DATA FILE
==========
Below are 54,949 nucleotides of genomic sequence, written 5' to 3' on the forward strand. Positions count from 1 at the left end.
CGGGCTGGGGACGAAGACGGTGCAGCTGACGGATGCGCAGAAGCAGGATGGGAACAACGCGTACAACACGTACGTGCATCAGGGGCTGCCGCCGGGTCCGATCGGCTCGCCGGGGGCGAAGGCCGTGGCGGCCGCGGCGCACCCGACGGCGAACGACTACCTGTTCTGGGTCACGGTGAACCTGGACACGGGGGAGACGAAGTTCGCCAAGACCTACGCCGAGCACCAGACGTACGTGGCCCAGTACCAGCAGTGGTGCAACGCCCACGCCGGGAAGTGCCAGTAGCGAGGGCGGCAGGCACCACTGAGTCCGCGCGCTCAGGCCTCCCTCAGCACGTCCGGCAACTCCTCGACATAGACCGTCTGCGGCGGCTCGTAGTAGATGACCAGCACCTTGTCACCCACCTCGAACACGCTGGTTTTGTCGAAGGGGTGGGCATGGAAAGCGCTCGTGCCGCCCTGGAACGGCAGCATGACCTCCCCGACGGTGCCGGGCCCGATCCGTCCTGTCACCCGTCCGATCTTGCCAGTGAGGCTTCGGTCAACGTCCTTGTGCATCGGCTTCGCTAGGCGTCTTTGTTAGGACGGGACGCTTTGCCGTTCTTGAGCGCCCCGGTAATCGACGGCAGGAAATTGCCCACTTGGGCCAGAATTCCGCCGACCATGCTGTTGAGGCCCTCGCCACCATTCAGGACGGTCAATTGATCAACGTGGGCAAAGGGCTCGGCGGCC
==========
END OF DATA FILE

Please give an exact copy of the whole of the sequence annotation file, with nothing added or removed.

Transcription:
Below are 54,949 nucleotides of genomic sequence, written 5' to 3' on the forward strand. Positions count from 1 at the left end.
CGGGCTGGGGACGAAGACGGTGCAGCTGACGGATGCGCAGAAGCAGGATGGGAACAACGCGTACAACACGTACGTGCATCAGGGGCTGCCGCCGGGTCCGATCGGCTCGCCGGGGGCGAAGGCCGTGGCGGCCGCGGCGCACCCGACGGCGAACGACTACCTGTTCTGGGTCACGGTGAACCTGGACACGGGGGAGACGAAGTTCGCCAAGACCTACGCCGAGCACCAGACGTACGTGGCCCAGTACCAGCAGTGGTGCAACGCCCACGCCGGGAAGTGCCAGTAGCGAGGGCGGCAGGCACCACTGAGTCCGCGCGCTCAGGCCTCCCTCAGCACGTCCGGCAACTCCTCGACATAGACCGTCTGCGGCGGCTCGTAGTAGATGACCAGCACCTTGTCACCCACCTCGAACACGCTGGTTTTGTCGAAGGGGTGGGCATGGAAAGCGCTCGTGCCGCCCTGGAACGGCAGCATGACCTCCCCGACGGTGCCGGGCCCGATCCGTCCTGTCACCCGTCCGATCTTGCCAGTGAGGCTTCGGTCAACGTCCTTGTGCATCGGCTTCGCTAGGCGTCTTTGTTAGGACGGGACGCTTTGCCGTTCTTGAGCGCCCCGGTAATCGACGGCAGGAAATTGCCCACTTGGGCCAGAATTCCGCCGACCATGCTGTTGAGGCCCTCGCCACCATTCAGGACGGTCAATTGATCAACGTGGGCAAAGGGCTCGGCGGCC